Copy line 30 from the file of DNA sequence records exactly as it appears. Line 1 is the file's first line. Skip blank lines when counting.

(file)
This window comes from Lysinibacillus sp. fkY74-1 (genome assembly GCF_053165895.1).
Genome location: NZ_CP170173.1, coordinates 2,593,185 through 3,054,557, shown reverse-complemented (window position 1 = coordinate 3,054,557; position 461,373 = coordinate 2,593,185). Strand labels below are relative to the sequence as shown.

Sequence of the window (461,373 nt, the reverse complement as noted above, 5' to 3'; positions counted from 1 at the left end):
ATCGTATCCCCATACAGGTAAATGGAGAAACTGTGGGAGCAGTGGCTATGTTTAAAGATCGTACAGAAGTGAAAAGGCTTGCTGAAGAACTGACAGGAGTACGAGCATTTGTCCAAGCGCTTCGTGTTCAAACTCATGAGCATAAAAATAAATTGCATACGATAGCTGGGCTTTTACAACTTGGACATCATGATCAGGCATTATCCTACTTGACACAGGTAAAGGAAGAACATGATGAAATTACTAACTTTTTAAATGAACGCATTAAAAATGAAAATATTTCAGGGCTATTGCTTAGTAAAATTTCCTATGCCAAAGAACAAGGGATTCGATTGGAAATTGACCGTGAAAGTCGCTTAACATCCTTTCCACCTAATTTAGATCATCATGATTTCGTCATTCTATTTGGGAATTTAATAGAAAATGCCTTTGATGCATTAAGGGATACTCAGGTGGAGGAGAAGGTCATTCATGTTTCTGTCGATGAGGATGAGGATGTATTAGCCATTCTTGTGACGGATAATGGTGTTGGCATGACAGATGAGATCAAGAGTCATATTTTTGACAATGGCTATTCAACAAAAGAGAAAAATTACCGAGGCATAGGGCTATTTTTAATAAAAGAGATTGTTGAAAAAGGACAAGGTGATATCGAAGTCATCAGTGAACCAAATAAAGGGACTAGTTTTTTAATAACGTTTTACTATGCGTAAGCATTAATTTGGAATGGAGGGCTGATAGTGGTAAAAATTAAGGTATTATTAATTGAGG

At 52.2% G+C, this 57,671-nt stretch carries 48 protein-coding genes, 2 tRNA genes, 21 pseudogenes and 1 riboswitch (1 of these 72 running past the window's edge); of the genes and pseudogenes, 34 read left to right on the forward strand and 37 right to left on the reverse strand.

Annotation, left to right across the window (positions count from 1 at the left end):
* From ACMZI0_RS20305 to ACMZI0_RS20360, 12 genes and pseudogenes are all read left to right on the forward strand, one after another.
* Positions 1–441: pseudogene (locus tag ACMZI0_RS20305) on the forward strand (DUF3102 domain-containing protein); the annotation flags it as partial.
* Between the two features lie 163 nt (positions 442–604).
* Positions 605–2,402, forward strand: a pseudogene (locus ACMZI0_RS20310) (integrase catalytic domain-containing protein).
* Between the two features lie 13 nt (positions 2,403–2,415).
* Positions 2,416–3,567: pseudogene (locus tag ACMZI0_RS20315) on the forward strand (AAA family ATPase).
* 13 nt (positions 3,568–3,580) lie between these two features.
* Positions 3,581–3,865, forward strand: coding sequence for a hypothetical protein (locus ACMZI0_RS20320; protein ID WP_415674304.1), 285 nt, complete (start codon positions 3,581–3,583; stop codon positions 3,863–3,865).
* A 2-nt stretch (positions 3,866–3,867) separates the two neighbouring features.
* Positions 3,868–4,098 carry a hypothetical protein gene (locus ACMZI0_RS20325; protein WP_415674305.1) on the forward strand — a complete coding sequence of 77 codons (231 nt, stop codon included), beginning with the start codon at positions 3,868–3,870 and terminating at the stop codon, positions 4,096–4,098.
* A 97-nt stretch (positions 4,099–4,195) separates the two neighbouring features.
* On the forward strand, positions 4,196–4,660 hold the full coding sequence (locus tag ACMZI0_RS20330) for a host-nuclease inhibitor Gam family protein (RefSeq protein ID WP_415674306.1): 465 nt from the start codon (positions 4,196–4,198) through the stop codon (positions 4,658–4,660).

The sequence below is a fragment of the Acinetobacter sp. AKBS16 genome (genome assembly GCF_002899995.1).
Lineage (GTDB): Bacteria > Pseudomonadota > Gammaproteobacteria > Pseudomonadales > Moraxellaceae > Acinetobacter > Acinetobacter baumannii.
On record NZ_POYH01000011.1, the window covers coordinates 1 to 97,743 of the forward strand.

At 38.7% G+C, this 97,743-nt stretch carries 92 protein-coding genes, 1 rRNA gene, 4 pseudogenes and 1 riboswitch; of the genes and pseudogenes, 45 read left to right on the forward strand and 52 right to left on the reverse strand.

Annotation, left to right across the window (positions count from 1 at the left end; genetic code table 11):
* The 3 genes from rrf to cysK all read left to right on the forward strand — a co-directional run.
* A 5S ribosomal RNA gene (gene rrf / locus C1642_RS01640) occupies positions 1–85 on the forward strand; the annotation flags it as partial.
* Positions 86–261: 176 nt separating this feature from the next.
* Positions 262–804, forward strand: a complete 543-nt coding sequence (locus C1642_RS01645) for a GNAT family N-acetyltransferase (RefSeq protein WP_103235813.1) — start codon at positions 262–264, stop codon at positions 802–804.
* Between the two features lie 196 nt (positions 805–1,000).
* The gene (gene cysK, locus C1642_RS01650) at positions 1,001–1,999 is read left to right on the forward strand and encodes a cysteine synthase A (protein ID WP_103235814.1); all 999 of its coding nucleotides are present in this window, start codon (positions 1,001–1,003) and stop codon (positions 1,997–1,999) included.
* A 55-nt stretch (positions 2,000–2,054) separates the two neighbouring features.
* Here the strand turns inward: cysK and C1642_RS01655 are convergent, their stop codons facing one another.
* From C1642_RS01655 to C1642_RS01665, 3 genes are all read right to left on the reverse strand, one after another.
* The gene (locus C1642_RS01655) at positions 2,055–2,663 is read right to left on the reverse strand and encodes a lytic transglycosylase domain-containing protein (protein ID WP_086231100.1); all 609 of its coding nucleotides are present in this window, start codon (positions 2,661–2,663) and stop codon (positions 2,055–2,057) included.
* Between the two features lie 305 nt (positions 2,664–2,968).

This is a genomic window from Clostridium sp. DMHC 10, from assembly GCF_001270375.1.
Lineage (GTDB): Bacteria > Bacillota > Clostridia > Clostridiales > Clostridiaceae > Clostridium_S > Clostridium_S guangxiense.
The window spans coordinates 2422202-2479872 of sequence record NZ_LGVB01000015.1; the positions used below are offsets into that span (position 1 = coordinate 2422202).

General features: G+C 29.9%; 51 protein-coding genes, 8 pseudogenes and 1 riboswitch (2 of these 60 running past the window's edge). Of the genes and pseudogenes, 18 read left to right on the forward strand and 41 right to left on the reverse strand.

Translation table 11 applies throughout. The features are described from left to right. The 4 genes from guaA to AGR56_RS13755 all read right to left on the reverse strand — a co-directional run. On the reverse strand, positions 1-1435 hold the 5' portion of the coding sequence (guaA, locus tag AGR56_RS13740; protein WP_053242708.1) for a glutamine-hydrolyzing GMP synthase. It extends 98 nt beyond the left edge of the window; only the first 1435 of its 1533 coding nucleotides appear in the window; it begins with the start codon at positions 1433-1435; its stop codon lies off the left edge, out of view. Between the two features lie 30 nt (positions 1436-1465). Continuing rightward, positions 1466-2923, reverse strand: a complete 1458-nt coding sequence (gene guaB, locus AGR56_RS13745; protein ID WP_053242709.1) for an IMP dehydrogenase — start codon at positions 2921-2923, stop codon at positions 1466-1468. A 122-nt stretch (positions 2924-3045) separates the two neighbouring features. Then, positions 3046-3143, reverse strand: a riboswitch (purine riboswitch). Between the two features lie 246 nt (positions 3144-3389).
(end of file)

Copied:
* A 55-nt stretch (positions 2,000–2,054) separates the two neighbouring features.